Every year we hear from the Oscar cynics. “Marisa Tomei for My Cousin Vinny?” they clamor. “Ingrid Bergman in Murder on the Orient Express?” they ask. “Ugh, Renee Zellweger in Cold Mountain?” they huff, ending with a self-satisfied moan. Yes, the Oscars routinely reward the wrong people, but there’s a bigger problem at hand: We need to criticize bad Oscar decisions even when it means disagreeing with conventional wisdom and not looking cool. It’s a hard job, but I’d rather be right than a run-of-the-mill hater.
Since I already posted my list of the 5 All-Time Best Supporting Actress-winning performances, I thought I’d update my ranks with another Supporting Actress rundown. This time it’s a whinier mission: Let’s point out five winners who are never called out for their undeserving performances. Rest easy, Mira Sorvino. This time we’re going after the titans.
5. Melissa Leo in The Fighter
Melissa Leo was blistering on Homicide: Life on the Street and in the awesome Frozen River, but in David O. Russell’s The Fighter, she’s the broadest caricature of an overbearing momager I’ve probably ever seen. Is it really Oscar-worthy to squawk and mug like any of Jo Anne Worley’s characters on Laugh In? (No offense to the divine Ms. Worley!) Leo is simply ridiculous when she drags her coterie of daughters to tangle with Amy Adams, who — by the way — is the one who really deserved the Oscar. That was a human performance with tough moments. Leo is merely an angry facial contortionist here.
4. Lee Grant in Shampoo
Let me be clear: I am probably the top-ranked Lee Grant fan in existence. Her Oscar speech was sincere and cheeky, her hair is routinely fabulous, she rebounded from blacklisting like no one else, and she is Oscar-worthy in everything from Detective Story to Defending Your Life. Hell, I might’ve given it to her for Voyage of the Damned, too. But we have a problem: Shampoo sucks. It’s not funny, it’s not memorable, and mysteriously Lee Grant plays the least consequential character in the picture. It’s cute when she flashes a middle finger during one key scene and becomes an utterly horny wraith during another, but clearly the Academy wanted to reward for Grant for having a thriving career in the wake of her blacklisting, not for wowing us in a special role. I’m relieved that Grant has an Oscar, but she gave us so many other performances that warrant gold. ’75 should’ve been the year of our girl Lily Tomlin for her work in Nashville.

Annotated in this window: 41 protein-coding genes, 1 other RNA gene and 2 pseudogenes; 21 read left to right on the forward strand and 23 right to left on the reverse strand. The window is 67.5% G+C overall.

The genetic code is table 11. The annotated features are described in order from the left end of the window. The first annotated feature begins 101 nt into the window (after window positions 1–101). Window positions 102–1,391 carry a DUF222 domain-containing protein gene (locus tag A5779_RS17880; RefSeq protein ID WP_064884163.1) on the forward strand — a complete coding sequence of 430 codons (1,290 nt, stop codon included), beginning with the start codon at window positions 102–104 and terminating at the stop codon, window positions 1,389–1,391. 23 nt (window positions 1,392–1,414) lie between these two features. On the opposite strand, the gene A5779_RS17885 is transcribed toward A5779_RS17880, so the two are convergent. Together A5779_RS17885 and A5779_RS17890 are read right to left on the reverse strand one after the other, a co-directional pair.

3. Ruth Gordon in Rosemary’s Baby
Yes, it’s a cute idea that Bewitched’s Gladys Kravitz could be a henchman of Satan, but it’s not an Oscar-worthy one. In the marvelous Rosemary’s Baby, the fabulous Ruth Gordon was rewarded for a neighborly role that’s hypothetically awesome, but just one-note and plain on film. Her character doesn’t even enjoy a true arc. She’s kind of funny, but she’s not an essential part of the drama at hand — and Christ, is there some drama going on here. Gordon is true Hollywood royalty who wrote the kickass movies Adam’s Rib and Pat and Mike, but her Best Supporting Actress win is misplaced recognition both for Gordon and a film that succeeds so chillingly on many other levels.
2. Shelley Winters in A Patch of Blue
A Patch of Blue is a simple story of a blind white girl who falls for an upstanding black man and fears the wrath of her bigoted mother. Sidney Poitier dutifully plays the romantic Good Samaritan, the underrated Elizabeth Hartman is a heartstopping revelation as the meek, yet poignantly moral protagonist, and Shelley Winters is — well — just loud as her harridan mother character. How could the Academy reward a performance (and role) that is simply bland, ugly, comic book evil? Why is this woman so awful? Why is she constantly throwing tantrums? This is scene-chewing nonsense in an otherwise fascinating movie, and Shelley Winters is more compellingly dimensional in even The Poseidon Adventure.
1. Vanessa Redgrave in Julia
This makes me so mad. So mad!
Jane Fonda is fully realized, shrewd, conscientious, and alive as Lillian Hellman in Julia, the near-fictionalized account of The Children’s Hour author’s relationship with Dashiell Hammett (Jason Robards, in an undeserving Oscar performance) and a distant childhood friend named Julia (Vanessa Redgrave). As Roger Ebert once put it, this movie wants to be about Julia, but it’s not at all. Redgrave appears for the most part in dimly lit flashbacks where she just smiles at the camera or strides through Oxford. Otherwise, she only has real dialogue in one scene where she instructs Julia to place a controversial package in a hat. That is it! There is nothing to this performance, and Redgrave won for her radiant good looks. The movie keeps wanting us to fall in love with her, but it doesn’t even bother to humanize her. Redgrave’s character amounts to the familiar Manic Pixy Dream Girl, except this time it’s a contemplative female playwright and not a boring heterosexual male who yearns for her. I just don’t get it. This is not to say Redgrave isn’t a phenomenal actress. See last year’s Coriolanus for a performance that was criminally overlooked by the Academy.
Which other Best Supporting Actresses deserve to be called out for their less-than-stellar wins?